I’ve read that pavement ants have a stinger, but I’ve never been stung by one.  Can they sting and should my customer’s be concerned about it?

It’s true, pavement ants (Tetramorium caespitum) have a stinger, but they rarely use it.  Found throughout most of the United States, the pavement ant is one of the most common nuisance ant species in the Northeast and Midwest.  Winged reproductive ants are often seen during their mating flights in the spring and are sometimes confused with termites by consumers.  Pavement ants often nest under slabs, patios or landscaping features. Pavement ant stingers are so small that they generally cannot penetrate human skin and are not considered a threat to human health, so your customers don’t need to worry about getting stung by these pests.

I recently found velvet ant in my customer’s yard while performing a perimeter pest control inspection, how can I manage them for my customer?

Contrary to their name, velvet ants aren’t actually ants at all.  They belong to the family Mutildae (ants are in the family Formicidae).  Mutilids are a family of solitary wasps.  The females, which are what you mostly observed, are wingless and almost always hairy and brightly colored.  Velvet ants may be found with bright red, purple or orange and black markings.  Like many other venomous animals, the bright coloration is a warning to stay away; the females have an extremely painful sting, earning them the nickname “cow killers”.  Males have wings but are stingless and rarely encountered.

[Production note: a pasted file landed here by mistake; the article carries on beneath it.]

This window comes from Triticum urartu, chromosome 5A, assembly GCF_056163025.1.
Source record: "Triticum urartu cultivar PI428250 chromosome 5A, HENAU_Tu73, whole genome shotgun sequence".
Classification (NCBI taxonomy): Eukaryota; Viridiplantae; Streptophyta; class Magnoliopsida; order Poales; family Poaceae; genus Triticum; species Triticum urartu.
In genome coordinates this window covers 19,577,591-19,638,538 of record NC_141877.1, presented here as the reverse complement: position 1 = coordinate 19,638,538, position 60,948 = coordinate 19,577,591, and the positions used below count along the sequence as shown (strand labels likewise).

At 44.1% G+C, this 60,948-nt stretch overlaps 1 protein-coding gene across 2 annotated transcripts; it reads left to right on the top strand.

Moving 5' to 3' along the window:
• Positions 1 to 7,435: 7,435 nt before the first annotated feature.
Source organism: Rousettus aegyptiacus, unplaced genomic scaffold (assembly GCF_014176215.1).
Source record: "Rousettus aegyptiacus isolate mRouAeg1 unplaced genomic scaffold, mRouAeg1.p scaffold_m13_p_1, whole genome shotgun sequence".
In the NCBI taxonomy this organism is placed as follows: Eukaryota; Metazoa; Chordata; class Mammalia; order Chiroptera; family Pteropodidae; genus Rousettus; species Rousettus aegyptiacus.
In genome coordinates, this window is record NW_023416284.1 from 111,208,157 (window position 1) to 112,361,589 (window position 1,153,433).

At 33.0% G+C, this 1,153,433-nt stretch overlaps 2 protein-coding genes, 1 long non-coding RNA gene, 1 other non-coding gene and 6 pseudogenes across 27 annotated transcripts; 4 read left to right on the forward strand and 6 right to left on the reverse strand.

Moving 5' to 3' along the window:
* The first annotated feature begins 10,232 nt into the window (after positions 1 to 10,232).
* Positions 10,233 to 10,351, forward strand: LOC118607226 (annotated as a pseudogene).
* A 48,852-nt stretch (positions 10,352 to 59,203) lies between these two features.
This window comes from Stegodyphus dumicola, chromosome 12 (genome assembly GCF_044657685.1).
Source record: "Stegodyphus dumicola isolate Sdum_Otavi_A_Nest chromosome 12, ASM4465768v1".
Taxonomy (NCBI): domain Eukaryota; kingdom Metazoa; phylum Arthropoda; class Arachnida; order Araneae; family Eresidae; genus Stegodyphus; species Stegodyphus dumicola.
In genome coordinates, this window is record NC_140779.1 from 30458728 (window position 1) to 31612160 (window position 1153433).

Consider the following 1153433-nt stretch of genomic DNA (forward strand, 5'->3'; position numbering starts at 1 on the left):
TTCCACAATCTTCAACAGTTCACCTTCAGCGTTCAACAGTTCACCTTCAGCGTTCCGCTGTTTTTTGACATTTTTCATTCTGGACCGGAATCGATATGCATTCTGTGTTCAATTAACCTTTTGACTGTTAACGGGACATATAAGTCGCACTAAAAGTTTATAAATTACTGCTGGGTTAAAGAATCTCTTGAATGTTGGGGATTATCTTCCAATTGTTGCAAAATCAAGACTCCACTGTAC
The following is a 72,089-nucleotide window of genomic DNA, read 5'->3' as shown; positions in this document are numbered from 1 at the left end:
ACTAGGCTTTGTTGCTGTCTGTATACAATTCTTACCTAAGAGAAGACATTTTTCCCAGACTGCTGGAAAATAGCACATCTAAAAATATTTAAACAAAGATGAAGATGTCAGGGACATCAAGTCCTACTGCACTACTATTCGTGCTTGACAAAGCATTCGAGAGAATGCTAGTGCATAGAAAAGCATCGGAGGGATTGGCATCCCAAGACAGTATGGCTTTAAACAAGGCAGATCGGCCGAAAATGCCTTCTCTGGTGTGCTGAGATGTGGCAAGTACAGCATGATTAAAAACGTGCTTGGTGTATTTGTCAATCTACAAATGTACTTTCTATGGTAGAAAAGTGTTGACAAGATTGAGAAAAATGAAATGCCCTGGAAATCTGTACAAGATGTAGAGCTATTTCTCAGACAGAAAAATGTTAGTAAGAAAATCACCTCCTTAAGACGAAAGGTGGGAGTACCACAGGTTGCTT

Velvet ants are parasites of other insects, most commonly ground nesting bees and wasps like bumble bees and cicada killer wasps.  The females locate the nest of the host (sometimes through use of force) and lay eggs in the brood chamber.  When the larvae hatch, they consume the eggs and larvae of the host.  Adult velvet ants typically feed on nectar.

Velvet ants aren’t pests, but since they can deliver an extremely painful sting, you should encourage your client to make the yard less inviting to the host species that females are searching for.   Bare patches in grass are often an inviting place for cicada killers, so they should be repaired, especially if cicada killers have been sighted in the past.  Luckily, unlike hornets, and yellow jackets, velvet ants are not social insects, so there is no nest to be concerned about and typically the sightings are few and far between.